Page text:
Since the Great Recession of 2008, writes Christopher P. Parr, the Federal Reserve reduced, and then held, short-term interest rates at virtually 0% in an attempt to combat a global financial crisis and stimulate the U.S. economy.
The U.S. economy, no longer in crisis mode, has been experiencing steady, consistent low-to-moderate growth. As the economy becomes healthier, it becomes necessary and desired for the Federal Reserve to begin to raise interest rates gradually, toward a more normal, long-term economically “neutral” level of perhaps 3.50%.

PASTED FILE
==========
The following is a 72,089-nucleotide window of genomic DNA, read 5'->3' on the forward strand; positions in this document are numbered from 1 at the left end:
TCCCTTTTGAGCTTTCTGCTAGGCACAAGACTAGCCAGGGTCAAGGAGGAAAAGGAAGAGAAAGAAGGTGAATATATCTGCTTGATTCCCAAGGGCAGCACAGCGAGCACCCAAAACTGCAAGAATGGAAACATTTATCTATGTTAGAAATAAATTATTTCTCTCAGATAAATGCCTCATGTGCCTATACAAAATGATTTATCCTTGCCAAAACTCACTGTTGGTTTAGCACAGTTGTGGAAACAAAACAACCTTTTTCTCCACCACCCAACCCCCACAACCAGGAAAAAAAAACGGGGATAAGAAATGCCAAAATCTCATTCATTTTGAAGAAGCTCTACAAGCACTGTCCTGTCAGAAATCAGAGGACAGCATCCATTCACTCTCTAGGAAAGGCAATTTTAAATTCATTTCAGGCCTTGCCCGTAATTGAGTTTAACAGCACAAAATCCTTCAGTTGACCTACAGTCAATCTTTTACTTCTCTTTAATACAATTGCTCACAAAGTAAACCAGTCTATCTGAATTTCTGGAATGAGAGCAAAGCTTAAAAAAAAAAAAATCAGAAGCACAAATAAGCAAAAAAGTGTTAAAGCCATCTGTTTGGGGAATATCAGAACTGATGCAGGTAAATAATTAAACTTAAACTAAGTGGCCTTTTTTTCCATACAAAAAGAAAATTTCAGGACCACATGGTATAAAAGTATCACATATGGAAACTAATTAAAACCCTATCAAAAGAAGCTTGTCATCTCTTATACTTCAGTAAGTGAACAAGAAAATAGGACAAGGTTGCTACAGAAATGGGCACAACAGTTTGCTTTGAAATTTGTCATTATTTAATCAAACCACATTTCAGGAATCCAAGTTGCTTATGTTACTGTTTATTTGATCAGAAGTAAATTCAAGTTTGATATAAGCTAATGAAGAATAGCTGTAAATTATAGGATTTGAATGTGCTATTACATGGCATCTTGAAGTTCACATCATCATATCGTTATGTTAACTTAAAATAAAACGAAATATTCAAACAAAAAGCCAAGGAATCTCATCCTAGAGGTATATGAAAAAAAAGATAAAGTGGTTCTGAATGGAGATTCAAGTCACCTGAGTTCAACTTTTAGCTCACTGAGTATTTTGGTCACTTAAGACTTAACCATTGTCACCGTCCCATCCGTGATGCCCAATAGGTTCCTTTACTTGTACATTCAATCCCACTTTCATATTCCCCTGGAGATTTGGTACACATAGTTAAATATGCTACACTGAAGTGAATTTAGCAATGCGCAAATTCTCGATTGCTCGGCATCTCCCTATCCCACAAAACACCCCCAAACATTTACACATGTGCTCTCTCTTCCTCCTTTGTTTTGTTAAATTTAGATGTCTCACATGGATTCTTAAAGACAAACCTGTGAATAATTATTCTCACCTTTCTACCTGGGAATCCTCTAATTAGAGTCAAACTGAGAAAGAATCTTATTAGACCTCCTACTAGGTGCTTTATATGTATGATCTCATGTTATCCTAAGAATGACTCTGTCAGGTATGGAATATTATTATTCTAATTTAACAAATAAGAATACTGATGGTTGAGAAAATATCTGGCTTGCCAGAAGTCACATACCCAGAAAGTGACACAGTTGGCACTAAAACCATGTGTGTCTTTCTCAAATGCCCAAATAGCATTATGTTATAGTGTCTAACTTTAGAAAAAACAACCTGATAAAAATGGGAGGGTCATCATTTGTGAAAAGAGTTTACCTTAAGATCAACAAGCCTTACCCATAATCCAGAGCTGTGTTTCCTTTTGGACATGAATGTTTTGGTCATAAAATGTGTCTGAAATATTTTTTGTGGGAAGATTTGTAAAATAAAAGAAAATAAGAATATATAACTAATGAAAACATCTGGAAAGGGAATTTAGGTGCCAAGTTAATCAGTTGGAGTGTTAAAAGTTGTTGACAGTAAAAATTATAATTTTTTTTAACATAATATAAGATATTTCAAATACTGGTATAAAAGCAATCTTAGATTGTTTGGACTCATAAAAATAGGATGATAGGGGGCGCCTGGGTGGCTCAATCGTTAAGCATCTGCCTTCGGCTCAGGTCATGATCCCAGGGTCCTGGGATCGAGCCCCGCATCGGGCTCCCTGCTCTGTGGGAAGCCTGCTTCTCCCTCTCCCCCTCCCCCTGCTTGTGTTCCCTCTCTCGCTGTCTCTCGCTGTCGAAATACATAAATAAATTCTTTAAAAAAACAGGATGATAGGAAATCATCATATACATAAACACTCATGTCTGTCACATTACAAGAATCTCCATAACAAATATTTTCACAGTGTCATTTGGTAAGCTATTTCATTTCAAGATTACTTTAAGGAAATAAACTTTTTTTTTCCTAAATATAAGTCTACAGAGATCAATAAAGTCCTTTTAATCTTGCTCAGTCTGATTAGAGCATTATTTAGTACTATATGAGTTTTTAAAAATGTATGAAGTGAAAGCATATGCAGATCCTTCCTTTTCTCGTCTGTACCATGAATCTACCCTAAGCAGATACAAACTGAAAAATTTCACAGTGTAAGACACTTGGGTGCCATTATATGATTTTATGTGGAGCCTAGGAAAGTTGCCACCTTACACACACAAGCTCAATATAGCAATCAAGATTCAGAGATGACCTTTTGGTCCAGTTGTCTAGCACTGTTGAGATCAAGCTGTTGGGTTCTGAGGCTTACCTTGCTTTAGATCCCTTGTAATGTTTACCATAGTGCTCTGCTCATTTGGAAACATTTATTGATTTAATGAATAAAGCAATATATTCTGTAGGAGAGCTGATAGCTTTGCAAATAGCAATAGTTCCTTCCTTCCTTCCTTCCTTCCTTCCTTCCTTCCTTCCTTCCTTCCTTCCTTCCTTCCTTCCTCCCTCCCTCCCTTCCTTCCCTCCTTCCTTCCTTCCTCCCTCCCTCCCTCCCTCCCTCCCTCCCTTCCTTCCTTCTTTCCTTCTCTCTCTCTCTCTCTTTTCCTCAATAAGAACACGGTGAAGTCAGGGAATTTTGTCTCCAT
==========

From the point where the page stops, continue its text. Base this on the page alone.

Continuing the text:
Bonds can effectively be used to diversify a portfolio, reduce risk and actually enhance returns under volatile stock market conditions. When interest rates rise, however, the prices of existing, lower-yielding bonds fall because investors can simply purchase newly-issued bonds at higher, current interest rates.
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